"Predestination is the doctrine that God alone chooses (elects) who is saved. He makes His choice independent of any quality or condition in sinful man. He does not look into a person and recognize something good nor does He look into the future to see who would choose Him. He elects people to salvation purely on the basis of His good pleasure. Those not elected are not saved. He does this because He is sovereign; that is, He has the absolute authority, right, and ability to do with His creation as He pleases. He has the right to elect some to salvation and let all the rest go their natural way: to hell. This is predestination."

The page goes on to using many biblical passages to explain that one is either saved or they are not. They only become aware of their salvation in various ways as God reveals it to them. As a Calvinist, you don't go from being condemned to being saved; you don't get a sentence to hell commuted. You are either “in Christ” or you are not.

As for whether car accidents are common, the fact is that they are. What evidence do I have? I’ve been in two of them, one of which I was seriously injured; in neither case was I driving. My wife was seriously injured in one before we met. Crashes are so commonplace that the auto industry has been ordered by the federal government to design cars that withstand the impact of collisions. They have also been ordered to install safety equipment at the factory, such as airbags, padded dashboards, safety glass and seatbelts. If car crashes were not common, why do this? In fact, the statistics and resulting legislation clearly reflects that car crashes are not only common, but they are rampant. Some statistics show that reported vehicle accidents amount to five million accidents per year. There are 250 million people in the US. 250/5=50. One in fifty people will be involved in a car accident this year. That’s at least common to me. It’s well beyond epidemic. Please refer to the NHTSA website if you don’t believe me.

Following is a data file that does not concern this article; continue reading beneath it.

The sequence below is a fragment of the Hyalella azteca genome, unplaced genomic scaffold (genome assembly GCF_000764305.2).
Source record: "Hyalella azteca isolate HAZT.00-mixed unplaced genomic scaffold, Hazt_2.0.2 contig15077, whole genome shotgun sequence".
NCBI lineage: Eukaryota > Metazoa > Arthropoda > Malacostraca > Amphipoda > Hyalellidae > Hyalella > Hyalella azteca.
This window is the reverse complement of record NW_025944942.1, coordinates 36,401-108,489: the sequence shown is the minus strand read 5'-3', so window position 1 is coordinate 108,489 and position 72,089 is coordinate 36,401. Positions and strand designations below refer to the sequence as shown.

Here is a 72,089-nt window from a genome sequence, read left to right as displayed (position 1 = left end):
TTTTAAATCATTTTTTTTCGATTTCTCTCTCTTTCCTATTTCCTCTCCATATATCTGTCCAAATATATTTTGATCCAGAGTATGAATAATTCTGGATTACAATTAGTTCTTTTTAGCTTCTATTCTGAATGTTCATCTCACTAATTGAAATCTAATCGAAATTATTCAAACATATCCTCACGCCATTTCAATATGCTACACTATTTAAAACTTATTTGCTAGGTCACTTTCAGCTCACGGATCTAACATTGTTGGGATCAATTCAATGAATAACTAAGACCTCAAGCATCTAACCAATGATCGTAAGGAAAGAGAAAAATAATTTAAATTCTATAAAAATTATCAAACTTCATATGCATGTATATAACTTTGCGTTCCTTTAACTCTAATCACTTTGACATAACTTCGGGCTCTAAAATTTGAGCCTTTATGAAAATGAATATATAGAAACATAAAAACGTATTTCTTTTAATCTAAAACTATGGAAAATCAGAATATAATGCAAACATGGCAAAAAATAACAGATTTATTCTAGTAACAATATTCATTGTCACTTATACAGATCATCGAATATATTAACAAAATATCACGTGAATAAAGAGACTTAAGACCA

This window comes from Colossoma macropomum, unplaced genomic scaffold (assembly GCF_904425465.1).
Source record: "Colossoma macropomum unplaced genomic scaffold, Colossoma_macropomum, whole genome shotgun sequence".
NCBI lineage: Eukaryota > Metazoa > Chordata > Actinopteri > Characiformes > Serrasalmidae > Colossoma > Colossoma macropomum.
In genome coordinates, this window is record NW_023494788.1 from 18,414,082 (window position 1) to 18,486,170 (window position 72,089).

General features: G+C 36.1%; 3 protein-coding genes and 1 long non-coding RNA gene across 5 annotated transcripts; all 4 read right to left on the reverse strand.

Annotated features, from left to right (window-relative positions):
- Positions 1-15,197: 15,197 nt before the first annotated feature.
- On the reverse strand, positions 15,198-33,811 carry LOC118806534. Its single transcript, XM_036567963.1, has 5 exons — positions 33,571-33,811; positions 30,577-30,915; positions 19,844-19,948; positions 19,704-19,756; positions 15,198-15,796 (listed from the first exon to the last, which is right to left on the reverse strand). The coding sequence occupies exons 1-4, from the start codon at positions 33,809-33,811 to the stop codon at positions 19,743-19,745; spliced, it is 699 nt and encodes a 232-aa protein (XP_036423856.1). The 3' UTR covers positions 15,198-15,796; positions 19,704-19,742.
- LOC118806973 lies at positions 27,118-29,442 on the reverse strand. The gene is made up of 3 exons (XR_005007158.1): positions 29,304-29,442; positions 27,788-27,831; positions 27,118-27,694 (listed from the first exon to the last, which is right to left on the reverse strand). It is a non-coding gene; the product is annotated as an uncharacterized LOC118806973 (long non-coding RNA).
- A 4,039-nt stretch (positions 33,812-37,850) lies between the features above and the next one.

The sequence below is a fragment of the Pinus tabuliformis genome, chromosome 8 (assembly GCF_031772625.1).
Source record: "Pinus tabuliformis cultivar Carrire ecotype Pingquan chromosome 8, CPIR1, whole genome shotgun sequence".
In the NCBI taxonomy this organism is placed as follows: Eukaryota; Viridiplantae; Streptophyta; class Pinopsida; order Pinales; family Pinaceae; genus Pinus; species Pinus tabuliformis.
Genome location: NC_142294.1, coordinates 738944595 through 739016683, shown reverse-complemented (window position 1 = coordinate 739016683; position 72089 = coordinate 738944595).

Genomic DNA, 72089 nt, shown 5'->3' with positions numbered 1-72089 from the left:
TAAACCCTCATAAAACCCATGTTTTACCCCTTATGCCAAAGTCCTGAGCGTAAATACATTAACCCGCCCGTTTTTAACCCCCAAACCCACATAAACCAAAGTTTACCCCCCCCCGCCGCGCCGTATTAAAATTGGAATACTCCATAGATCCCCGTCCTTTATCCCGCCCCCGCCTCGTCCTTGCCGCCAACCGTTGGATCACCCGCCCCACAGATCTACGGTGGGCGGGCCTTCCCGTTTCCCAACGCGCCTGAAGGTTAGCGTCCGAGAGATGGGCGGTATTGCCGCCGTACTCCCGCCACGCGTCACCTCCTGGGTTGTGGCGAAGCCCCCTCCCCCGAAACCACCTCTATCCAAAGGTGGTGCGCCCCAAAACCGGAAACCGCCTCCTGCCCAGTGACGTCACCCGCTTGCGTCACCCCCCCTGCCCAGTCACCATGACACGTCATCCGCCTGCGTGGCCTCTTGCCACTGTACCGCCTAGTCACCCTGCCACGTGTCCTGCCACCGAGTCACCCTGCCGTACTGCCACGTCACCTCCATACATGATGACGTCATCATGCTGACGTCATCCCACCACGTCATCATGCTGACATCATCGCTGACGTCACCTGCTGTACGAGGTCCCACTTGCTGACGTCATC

Furthermore, when I traveled thirty-five miles to work every morning on I-84, I quickly learned that I had to leave at least twenty minutes earlier than actually necessary because four out of five of my morning commutes were delayed due to a multi-vehicle traffic accident—that’s eighty per cent. The vast majority of mornings in which I commuted on I-84, I personally viewed wrecked cars, and plenty of times more than once per morning. I’ve even been lucky enough (sarcasm) to witness a few body bags being loaded into the meat wagon. You might not believe this, but a colleague just walked in. She had to take a ten minute commute to drop something off, was delayed and unable to complete her errand because a school bus hit a car right in front of her.